Paul Menard Takes The Brickyard 400 Victory


(workingonmyredneck file photo)

Once a year, late into the summer, NASCAR rolls into the Indianapolis Motor Speedway for the Brickyard 400 Sprint Cup race.

To the racer and race fan, Indy is the “holy grail”, the most hallowed of race tracks, the maker of legends, and a legend of its own.  To describe the meaning of Indy is almost indescribable.  Indy is like the high school beauty that you were afraid to ask out for a date, very intimidating.  It is like a 21st century cougar, enticing you to do something that you know will haunt you forever.  All the while, Indy demands respect from all who have ever attempted to conquer the track.

For 35 years the Menard family has tried to conquer this facility.  For most of those years it was John Menard, Paul’s father and billionaire owner of the mid-western home improvement store, Menard’s, who owned Indy cars and failed to win the Indianapolis 500.  However, on Sunday Paul Menard tamed the Indianapolis Motor Speedway, and won his first Sprint Cup race of his career.

As a team owner and sponsor, building supply magnate John Menard spent two decades, not to mention many millions, trying to win the Indy 500. Menard invested in engines such as the Buick V-6 turbo and the Old Aurora, and drivers like a young Tony Stewart, who finished sixth at the Brickyard on Sunday when his fuel mileage gambit fell short.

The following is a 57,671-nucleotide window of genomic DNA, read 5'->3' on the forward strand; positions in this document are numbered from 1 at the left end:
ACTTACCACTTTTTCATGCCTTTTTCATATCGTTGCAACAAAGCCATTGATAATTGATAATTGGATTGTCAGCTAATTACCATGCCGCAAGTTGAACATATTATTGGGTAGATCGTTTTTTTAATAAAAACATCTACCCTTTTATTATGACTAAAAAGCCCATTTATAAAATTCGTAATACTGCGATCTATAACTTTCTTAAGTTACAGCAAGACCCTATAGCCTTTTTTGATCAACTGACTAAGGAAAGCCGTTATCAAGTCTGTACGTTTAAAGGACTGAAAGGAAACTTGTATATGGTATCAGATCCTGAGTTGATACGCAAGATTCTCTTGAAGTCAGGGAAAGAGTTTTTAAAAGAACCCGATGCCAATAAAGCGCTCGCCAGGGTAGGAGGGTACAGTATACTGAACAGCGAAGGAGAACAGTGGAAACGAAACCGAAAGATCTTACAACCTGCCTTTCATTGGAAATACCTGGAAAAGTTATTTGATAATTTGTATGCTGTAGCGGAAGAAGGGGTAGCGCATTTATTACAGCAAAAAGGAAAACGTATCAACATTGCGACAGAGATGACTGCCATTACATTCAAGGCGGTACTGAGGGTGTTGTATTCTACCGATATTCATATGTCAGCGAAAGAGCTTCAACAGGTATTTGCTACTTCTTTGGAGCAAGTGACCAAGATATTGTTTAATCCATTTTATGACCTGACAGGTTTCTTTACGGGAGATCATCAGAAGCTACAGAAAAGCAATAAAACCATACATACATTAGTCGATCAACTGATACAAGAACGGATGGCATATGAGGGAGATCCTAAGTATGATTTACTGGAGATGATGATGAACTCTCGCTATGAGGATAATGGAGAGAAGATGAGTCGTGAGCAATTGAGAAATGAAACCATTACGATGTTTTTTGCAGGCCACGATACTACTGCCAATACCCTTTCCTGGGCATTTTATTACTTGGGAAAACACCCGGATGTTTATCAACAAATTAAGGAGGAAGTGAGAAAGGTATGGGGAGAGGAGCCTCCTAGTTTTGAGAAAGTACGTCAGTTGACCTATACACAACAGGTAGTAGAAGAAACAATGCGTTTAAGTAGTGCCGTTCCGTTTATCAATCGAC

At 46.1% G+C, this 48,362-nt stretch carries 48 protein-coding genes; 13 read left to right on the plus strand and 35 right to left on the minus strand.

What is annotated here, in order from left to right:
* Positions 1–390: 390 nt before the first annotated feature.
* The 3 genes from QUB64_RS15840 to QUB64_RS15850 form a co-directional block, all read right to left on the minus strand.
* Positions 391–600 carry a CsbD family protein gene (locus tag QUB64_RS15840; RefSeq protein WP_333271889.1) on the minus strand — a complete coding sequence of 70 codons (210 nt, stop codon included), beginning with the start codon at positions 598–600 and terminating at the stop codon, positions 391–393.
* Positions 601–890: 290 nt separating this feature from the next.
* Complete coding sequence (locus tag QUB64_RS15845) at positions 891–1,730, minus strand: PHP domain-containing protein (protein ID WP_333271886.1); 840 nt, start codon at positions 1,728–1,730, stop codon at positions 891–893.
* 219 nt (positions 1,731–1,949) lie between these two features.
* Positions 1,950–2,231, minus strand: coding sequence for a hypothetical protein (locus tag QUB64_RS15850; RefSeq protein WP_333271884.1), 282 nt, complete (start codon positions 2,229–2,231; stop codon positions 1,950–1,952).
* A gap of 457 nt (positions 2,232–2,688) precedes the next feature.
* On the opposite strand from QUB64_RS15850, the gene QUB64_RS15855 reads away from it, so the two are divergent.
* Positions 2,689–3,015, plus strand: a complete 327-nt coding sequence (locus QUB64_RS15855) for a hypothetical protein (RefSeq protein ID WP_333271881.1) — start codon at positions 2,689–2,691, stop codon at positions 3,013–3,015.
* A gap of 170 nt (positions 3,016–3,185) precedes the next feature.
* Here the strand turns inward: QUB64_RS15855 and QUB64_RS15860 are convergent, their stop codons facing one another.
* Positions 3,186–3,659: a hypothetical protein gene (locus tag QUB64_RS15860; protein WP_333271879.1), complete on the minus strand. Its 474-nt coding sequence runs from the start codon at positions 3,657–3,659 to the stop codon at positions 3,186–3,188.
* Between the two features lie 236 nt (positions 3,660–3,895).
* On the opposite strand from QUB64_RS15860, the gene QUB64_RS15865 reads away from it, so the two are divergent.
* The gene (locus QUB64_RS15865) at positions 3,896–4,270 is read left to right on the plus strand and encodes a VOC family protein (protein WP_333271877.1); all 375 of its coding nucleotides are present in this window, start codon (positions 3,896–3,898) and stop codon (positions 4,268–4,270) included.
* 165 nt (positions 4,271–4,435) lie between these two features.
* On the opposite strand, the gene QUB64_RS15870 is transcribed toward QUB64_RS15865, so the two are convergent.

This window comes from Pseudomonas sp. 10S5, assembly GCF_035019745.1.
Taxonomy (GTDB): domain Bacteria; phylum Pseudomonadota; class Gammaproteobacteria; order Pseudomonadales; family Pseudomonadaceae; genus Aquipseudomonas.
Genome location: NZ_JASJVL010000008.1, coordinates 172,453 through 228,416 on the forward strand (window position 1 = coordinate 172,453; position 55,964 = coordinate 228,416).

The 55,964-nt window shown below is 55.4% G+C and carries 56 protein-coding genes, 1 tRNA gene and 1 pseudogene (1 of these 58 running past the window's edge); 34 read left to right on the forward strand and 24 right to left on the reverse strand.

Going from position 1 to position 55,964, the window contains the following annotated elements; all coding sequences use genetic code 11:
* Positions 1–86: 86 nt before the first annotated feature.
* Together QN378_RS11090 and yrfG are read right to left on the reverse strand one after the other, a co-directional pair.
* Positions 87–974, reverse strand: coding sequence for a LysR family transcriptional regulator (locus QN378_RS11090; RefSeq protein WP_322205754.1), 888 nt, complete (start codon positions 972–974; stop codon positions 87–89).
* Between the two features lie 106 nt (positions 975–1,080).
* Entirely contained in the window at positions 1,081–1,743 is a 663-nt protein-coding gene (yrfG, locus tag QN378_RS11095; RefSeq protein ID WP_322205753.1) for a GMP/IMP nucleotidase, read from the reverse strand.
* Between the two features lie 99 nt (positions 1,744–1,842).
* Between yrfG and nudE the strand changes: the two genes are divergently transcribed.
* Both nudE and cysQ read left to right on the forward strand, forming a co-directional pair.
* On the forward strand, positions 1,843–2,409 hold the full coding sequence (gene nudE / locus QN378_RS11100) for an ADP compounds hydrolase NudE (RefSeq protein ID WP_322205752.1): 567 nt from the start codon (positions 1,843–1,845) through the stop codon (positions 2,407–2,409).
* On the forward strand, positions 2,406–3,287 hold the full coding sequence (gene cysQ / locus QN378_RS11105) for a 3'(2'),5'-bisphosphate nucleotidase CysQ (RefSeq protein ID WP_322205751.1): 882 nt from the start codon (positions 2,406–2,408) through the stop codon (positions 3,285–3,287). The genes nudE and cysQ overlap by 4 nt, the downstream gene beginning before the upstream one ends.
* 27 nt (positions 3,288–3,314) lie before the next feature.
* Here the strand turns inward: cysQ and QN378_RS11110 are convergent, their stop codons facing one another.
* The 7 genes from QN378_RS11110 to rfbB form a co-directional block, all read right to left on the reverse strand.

Menard’s Indy car teams won three poles at Indy and a season’s championship with Stewart, but never the big prize at the big racing plant at 16th and Georgetown Rd. “We didn’t have any success with those engines,” he said, “but by God we were fast.”

One of those pole days turned tragic when Menard’s driver Scott Brayton suffered a fatal accident at Indy during practice after recording one of the fastest pole-winning times in the Brickyard’s history. Menard’s team was so dominant in qualifying, Stewart moved over to the pole in another Menard entry powered by a Buick V-6 turbo. But as was too often the case, Stewart’s Buick blew up.

But this year the Menard family fortunes changed.  As has become the trend over the last few years, the Brickyard 400 has become a race that relies very heavily on fuel mileage.  This year was no exception for the winner.

Driving with sponsorship from his father’s company, Menard’s, in the Richard Childress Racing Chevy, Paul Menard first outfoxed Jeff Gordon and then out-raced him.

“I’ve always been a low-key guy,” said the 30-year-old Menard, who kept his cool by saving fuel for the majority of this final stint, knowing that guys loaded with full tanks of gas and riding on fresh Goodyear tires were hunting him down as the laps clicked off.

It wasn’t that long ago, shortly before he began driving stock cars on the short tracks of Wisconsin, that Menard watched Gordon win the inaugural Brickyard 400 in 1994 aboard the DuPont Chevy. At that time Gordon was a wunderkind that many people doubted was worth the bonus team owner Rick Hendrick had paid him to snatch him from the clutches of Ford.

This year, Menard watched Gordon in his rear-view mirror as the laps wound down with the race on the line. “He was catching us two or three seconds a lap,” said Menard, who got the word from crew chief Slugger Labbe that he had enough fuel to run flat out to the finish with just three laps remaining. Menard concentrated so hard that he didn’t notice the race was over. “Was that the checkered?” he radioed his crew chief in a situation when most drivers are screaming about winning.

After Sunday’s race, it appears that Paul Menard has arrived at the Sprint Cup level.

See this for the unofficial results of the Brickyard 400.



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